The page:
Floral in Senior Living Series – Fake vs. Real

Floral Arrangements

When it comes to florals, most of us probably prefer real to fake. But there are certain situations where real is not an option due to budget or maintenance concerns, and although faux florals have come a LONG way from what I remember pulling out of communities at the beginning of my career (hello, dusty English ivy!) There are still many factors to consider. Let’s dig a little deeper into each:

  • Expense
    • Faux: Realism in faux florals is definitely a ‘get what you pay for’ scenario. Less expensive faux components are often mass-produced overseas with little oversight of quality. In succulents, you can see the lines where the molds came apart. In florals, there may be fraying on the edges of the petals. But high-quality faux florals will have you doing a double-take as to whether they are real or not.
    • Real: Real florals need regular replacement, whether that is by someone in the community or a service who maintains them. The frequency will depend on the flower or plant type, along with environmental factors like humidity and temperature. Cost will depend on quantities, what types of florals you are purchasing, and if you are buying with seasonality or against. 
  • Maintenance
    • Faux: Faux florals are NOT maintenance free. The components need to be wiped clean of dust and debris monthly with a damp cloth. Larger arrangements should be checked for trash – you would not believe how many people put garbage in flowerpots! But on the upside, you need not worry about adequate light and humidity. This article shares great tips on how to clean artificial plants. 
    • Real: Plants need to be properly watered and fertilized, as well as kept in the recommended amount of sunlight for the species. For cut floral arrangements, that means changing the water out daily.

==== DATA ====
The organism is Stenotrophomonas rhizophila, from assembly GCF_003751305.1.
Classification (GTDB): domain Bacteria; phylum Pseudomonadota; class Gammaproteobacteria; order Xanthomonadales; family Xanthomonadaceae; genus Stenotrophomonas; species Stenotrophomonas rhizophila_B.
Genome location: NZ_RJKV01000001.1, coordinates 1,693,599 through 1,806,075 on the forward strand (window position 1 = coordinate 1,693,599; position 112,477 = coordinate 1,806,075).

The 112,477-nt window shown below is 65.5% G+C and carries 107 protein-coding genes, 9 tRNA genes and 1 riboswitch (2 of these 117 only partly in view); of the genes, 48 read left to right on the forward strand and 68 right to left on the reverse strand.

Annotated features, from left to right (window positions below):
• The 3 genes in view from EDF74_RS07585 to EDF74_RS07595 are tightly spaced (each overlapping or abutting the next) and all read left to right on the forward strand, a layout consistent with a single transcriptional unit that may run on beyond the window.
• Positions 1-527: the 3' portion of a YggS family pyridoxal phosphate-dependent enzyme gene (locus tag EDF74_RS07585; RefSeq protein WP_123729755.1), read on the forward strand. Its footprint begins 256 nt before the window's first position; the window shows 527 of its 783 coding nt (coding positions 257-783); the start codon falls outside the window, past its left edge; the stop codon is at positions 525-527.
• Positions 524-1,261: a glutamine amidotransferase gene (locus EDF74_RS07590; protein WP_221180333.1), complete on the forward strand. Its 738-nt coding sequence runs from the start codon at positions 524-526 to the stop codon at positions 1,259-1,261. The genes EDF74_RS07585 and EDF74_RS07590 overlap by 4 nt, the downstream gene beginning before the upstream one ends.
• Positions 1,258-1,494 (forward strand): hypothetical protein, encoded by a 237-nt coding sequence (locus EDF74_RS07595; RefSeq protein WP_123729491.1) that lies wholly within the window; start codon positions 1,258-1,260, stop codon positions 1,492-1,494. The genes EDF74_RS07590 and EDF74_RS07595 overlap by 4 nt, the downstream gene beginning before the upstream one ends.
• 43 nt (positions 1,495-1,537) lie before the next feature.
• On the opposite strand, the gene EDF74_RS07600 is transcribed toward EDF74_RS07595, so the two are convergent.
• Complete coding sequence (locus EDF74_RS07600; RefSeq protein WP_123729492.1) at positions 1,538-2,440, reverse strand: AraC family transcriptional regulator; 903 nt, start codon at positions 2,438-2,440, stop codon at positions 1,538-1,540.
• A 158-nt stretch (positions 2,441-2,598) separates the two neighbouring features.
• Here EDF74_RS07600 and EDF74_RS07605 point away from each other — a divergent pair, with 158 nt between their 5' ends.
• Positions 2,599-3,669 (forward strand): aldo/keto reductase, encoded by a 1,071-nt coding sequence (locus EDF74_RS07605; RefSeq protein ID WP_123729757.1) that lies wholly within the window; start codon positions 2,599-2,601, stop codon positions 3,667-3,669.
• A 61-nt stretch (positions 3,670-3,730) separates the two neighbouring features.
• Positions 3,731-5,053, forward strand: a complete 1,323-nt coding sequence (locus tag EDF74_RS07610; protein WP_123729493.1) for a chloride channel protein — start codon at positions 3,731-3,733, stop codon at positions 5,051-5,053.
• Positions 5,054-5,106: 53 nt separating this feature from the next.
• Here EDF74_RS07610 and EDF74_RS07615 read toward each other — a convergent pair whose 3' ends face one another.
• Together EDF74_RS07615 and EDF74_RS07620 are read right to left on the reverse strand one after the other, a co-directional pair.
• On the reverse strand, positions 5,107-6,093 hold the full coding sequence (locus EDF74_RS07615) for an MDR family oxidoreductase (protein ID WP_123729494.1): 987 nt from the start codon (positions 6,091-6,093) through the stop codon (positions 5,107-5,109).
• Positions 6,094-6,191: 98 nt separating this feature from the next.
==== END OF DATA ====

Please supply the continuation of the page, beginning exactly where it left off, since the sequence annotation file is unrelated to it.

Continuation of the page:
• Effectiveness 
    • This is where real florals win hand over fist. Research has shown that fresh flowers lowered stress levels of the sympathetic nervous system (aka fight or flight) and left participants relaxed, comfortable, and natural when compared to the effects of artificial flowers.
  • Environmental considerations
    • Faux: The main component that makes up most faux plants and florals is that dirty word, plastic. Once an arrangement has lived its useful life, it may end up in a donation bin or in a landfill, where it will probably not break down for a LONG time. And plants that are shipped from overseas create a much larger carbon footprint.
    • Real: Natural plant material breaks down easily and turns right back into dirt. Some species also act as a filter and improve indoor air quality. However, if you are not purchasing your floral and plants from local growers, your carbon footprint is going to be larger.
  • Safety
    • Whether you use faux and real florals, make sure they do not have any components like sticks or rough pieces that could cause skin tears or other injuries (we lovingly call these ‘eye pokers’). In dementia care communities, we also need to stay away from anything that looks edible if it is not truly edible. So in faux plants, that means no berries or fake fruit. 
    • Real: Heavily fragrant florals, like gardenia, lily of the valley, and sweet pea, should be avoided. Heavy pollinators, such as chrysanthemums, daisies, baby’s breath, also should be avoided due to potential allergy issues – not to mention that pollen is not fun to clean up. Thebelow florals are toxic if eaten, and should be avoided in communities where this could be an issue:
  • Amaryllis
  • Anemone
  • Calla lily
  • Christmas holly
  • Daffodil
  • Delphinium
  • Foxglove
  • Holly berries
  • Hyacinth
  • Hydrangea
  • Iris
  • Ivy
  • Laurel
  • Lily of the valley
  • Mistletoe
  • Morning glory
  • Primrose
  • Rhododendron
  • Tulip
  • Wisteria

 

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